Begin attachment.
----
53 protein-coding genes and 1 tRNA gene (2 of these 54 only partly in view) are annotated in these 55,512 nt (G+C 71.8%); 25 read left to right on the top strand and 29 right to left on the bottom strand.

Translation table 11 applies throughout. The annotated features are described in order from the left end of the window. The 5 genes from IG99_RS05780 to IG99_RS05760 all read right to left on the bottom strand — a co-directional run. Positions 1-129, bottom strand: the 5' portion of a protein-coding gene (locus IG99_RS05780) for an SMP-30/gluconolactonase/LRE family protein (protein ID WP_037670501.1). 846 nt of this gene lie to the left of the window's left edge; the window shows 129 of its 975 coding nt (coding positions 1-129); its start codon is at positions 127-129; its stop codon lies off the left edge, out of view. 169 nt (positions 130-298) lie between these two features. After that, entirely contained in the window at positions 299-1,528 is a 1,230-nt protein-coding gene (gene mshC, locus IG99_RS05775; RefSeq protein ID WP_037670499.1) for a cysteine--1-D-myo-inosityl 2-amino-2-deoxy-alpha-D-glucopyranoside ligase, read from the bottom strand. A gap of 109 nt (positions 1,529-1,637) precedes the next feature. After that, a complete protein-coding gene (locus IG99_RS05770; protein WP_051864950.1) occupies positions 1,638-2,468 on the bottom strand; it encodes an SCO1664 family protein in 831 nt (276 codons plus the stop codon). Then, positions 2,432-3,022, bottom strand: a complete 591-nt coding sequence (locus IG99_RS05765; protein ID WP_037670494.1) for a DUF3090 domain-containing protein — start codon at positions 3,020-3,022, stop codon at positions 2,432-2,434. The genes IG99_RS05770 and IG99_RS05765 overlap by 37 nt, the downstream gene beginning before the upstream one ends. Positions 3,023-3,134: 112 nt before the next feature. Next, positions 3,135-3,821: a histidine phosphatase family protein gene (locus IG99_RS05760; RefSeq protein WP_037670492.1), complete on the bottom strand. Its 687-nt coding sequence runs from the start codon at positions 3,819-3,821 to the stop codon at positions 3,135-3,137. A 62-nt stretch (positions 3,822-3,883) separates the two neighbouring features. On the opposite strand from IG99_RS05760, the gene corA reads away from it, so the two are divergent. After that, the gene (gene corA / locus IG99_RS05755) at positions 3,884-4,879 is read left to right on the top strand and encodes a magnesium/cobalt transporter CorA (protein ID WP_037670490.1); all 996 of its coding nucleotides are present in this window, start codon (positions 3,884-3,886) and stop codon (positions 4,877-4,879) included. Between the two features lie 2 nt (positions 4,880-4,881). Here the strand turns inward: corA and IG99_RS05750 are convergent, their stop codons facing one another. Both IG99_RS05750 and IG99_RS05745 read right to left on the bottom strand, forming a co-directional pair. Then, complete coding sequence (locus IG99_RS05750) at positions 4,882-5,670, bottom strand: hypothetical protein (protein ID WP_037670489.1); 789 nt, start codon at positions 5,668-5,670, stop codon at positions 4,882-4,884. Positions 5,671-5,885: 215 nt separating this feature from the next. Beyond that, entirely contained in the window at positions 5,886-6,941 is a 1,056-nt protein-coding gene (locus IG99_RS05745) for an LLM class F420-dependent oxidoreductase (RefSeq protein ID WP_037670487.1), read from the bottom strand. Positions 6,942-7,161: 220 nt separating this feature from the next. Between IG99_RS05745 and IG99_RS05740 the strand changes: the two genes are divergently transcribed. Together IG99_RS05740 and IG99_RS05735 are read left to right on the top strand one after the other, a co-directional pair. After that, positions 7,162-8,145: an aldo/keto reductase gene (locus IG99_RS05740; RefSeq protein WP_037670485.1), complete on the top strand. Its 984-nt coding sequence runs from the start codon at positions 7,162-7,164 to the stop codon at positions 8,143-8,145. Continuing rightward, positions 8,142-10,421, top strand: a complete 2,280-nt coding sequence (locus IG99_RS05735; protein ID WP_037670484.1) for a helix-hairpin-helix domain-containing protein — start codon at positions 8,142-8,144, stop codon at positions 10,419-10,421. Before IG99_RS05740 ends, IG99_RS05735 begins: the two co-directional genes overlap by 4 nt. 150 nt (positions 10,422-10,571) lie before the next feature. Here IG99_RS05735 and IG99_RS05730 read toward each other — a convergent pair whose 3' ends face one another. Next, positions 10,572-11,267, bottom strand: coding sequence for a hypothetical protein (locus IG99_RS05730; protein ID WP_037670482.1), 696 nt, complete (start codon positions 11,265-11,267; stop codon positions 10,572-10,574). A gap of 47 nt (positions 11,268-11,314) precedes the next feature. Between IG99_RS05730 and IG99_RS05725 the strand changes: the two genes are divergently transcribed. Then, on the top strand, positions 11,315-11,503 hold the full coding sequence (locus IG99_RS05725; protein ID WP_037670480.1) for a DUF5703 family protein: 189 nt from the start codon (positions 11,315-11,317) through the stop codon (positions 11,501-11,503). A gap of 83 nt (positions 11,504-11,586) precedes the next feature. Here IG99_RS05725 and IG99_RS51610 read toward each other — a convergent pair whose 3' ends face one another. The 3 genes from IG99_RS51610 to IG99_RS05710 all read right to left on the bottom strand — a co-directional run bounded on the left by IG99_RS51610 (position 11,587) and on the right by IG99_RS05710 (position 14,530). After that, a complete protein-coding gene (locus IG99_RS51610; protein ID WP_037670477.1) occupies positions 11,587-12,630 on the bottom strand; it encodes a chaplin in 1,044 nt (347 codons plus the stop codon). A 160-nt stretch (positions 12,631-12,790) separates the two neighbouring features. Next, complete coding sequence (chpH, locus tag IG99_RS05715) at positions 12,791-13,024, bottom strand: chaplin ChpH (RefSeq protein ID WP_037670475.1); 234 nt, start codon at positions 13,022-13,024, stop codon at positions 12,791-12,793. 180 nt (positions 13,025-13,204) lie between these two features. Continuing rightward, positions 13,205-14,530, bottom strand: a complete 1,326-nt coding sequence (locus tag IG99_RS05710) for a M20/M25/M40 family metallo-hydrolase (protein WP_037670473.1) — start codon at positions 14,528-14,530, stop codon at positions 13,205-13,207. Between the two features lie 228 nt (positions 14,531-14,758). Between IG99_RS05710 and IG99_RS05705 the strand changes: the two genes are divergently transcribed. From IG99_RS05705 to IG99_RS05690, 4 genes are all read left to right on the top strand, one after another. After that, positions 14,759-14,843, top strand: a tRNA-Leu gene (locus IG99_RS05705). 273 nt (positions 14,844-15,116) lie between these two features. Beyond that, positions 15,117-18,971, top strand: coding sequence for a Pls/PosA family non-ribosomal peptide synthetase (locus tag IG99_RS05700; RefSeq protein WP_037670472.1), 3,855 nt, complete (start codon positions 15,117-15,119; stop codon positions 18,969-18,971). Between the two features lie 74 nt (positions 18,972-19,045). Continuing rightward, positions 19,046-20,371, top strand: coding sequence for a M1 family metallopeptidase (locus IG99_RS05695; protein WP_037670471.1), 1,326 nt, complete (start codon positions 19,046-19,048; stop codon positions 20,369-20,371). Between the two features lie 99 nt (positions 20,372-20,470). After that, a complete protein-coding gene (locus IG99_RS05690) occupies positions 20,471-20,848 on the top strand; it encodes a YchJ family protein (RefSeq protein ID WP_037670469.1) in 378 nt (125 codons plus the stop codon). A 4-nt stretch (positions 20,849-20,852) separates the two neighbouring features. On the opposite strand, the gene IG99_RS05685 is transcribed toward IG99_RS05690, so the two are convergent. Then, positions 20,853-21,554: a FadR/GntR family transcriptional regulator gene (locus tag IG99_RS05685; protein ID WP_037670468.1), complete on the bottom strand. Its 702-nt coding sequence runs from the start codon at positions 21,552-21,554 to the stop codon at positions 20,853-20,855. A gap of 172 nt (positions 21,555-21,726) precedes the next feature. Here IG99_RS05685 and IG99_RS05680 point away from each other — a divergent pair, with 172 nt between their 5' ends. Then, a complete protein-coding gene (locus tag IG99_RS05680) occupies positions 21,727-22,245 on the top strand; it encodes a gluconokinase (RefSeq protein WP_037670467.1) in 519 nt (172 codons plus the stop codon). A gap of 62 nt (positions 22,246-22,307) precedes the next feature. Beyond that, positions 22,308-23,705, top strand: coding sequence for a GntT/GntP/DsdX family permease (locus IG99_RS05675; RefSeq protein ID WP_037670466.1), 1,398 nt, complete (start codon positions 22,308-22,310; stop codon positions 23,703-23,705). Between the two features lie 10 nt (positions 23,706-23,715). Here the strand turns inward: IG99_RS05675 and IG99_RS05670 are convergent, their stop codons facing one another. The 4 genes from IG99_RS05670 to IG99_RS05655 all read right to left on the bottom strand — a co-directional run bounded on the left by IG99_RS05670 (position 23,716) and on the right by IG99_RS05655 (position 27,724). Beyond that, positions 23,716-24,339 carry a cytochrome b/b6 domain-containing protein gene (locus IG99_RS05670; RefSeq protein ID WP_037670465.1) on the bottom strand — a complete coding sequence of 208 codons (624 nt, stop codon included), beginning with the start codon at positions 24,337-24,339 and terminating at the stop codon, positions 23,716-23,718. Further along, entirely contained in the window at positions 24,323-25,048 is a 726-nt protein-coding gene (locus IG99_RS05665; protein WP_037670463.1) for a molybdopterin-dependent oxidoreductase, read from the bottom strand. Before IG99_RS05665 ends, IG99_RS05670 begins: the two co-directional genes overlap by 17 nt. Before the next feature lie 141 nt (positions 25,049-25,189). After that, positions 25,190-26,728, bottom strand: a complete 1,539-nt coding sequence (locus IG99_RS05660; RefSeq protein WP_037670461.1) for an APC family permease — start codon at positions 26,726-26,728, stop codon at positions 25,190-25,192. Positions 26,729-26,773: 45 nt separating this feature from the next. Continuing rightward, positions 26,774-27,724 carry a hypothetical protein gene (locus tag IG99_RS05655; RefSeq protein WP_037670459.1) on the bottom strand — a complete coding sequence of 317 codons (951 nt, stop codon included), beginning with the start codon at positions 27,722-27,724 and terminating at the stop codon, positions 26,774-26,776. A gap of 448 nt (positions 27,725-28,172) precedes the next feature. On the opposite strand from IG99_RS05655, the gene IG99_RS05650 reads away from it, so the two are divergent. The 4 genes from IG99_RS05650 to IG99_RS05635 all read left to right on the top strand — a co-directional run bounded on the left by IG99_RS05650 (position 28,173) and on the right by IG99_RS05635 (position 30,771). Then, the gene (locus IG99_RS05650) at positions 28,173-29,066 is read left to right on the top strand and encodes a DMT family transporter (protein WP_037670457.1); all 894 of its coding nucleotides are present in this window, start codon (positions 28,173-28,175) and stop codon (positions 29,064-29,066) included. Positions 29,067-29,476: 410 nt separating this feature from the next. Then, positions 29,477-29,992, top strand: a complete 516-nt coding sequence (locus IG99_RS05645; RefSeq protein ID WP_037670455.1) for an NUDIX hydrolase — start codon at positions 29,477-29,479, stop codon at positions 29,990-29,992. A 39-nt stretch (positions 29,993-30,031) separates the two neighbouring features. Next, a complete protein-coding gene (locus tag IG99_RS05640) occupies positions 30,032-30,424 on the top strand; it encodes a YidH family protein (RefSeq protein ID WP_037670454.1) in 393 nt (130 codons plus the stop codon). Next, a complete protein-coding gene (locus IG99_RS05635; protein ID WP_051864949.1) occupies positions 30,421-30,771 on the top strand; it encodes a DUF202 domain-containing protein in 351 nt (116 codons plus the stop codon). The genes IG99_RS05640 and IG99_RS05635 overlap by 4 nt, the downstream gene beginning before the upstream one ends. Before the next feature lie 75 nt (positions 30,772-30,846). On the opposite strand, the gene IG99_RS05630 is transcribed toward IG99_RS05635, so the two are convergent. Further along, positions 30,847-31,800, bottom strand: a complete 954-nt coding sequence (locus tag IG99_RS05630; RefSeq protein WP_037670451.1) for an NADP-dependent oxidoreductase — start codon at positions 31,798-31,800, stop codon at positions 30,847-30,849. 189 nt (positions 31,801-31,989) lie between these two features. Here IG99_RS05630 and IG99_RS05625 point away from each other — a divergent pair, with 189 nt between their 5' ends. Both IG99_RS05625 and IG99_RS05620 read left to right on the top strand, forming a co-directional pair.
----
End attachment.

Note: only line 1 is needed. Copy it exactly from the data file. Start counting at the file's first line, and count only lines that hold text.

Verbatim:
53 protein-coding genes and 1 tRNA gene (2 of these 54 only partly in view) are annotated in these 55,512 nt (G+C 71.8%); 25 read left to right on the top strand and 29 right to left on the bottom strand.